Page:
One of Untapped Cities’ exclusive tours is a visit inside the normally off-limits Bialystoker Synagogue on the Lower East Side. This landmarked building, which was built in 1826, encapsulates what we love about New York City – many layers of history, quirky details, and hidden places within a building you might just walk by and never notice.
Below, here are some of the secrets of the building you’ll learn on our tour, which also includes a walk to other historic sites along East Broadway. Get tickets for the tour here:
As you might guess from the Federal-style architecture of the Bialystoker Synagogue, it was not built as a Jewish house of worship. In fact, it was originally the Willet Street Episcopal Church, a congregation that served the new community rising on the former estate and orchards of James de Lancey, Jr., a Loyalist who lost his property holdings after the American Revolution. The Willet Street Episcopal Church was built in 1826, but changing demographics on the Lower East Side led to a steady decline in congregation size starting in the 1880s.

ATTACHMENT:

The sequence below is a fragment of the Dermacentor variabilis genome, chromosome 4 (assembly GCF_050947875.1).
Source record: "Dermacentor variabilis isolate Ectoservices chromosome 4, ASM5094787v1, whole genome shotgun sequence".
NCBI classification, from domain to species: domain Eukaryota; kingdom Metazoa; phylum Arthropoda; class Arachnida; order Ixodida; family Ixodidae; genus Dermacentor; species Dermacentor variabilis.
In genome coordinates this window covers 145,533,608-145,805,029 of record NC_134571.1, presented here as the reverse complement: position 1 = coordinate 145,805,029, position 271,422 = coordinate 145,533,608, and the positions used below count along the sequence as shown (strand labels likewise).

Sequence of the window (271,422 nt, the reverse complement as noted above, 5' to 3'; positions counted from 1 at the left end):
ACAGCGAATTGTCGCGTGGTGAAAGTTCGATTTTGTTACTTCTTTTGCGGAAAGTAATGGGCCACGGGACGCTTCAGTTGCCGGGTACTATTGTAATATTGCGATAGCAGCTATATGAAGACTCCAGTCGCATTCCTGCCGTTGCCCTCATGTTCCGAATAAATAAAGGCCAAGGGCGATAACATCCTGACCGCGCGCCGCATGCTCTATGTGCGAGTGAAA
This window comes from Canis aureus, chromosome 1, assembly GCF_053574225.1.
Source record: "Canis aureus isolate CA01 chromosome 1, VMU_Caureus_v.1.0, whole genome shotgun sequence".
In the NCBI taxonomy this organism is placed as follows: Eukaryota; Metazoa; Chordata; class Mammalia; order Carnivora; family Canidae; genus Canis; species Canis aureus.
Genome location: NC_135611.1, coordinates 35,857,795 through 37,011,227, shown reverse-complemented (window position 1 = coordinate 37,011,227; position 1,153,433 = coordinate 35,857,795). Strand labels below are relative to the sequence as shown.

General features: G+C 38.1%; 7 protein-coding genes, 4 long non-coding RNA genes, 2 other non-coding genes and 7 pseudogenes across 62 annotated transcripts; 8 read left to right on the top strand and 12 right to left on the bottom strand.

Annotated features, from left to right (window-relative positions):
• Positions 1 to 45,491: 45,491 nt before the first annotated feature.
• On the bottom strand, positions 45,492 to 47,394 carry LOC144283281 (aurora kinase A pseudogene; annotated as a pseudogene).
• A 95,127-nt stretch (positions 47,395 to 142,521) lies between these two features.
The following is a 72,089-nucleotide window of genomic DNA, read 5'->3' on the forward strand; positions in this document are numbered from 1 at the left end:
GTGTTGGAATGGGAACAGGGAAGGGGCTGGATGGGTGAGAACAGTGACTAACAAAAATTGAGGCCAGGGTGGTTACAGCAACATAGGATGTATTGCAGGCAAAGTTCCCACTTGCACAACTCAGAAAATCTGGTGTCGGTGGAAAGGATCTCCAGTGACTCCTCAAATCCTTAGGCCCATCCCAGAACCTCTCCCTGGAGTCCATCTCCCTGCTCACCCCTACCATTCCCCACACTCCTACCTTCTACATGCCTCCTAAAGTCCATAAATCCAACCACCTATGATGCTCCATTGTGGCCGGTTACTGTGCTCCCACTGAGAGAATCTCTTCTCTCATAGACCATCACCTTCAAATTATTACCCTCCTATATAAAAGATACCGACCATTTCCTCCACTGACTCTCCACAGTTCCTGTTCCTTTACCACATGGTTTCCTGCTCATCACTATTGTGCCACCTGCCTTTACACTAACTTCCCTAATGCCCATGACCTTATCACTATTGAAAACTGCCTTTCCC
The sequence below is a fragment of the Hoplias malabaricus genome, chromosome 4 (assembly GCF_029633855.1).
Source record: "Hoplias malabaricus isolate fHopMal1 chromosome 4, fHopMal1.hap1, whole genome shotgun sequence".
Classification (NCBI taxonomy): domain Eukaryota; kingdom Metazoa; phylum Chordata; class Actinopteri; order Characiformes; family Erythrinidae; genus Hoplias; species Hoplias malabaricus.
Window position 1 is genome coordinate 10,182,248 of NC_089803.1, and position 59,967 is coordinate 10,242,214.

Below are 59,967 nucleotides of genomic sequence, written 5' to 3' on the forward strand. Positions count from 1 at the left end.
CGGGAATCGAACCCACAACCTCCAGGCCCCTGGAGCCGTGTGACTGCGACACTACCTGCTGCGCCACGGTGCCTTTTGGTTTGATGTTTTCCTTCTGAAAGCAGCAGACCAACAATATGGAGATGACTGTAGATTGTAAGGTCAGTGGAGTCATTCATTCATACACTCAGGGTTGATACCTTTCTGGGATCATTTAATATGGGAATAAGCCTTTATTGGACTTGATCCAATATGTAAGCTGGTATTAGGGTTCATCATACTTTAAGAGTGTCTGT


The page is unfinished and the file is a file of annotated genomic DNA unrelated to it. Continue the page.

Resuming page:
In 1905, the congregation Chevra Anshei Chesed of Bialystok, which was formed on the Lower East Side by Polish immigrants from the town of Bialystok in 1865, purchased the building for use as a synagogue.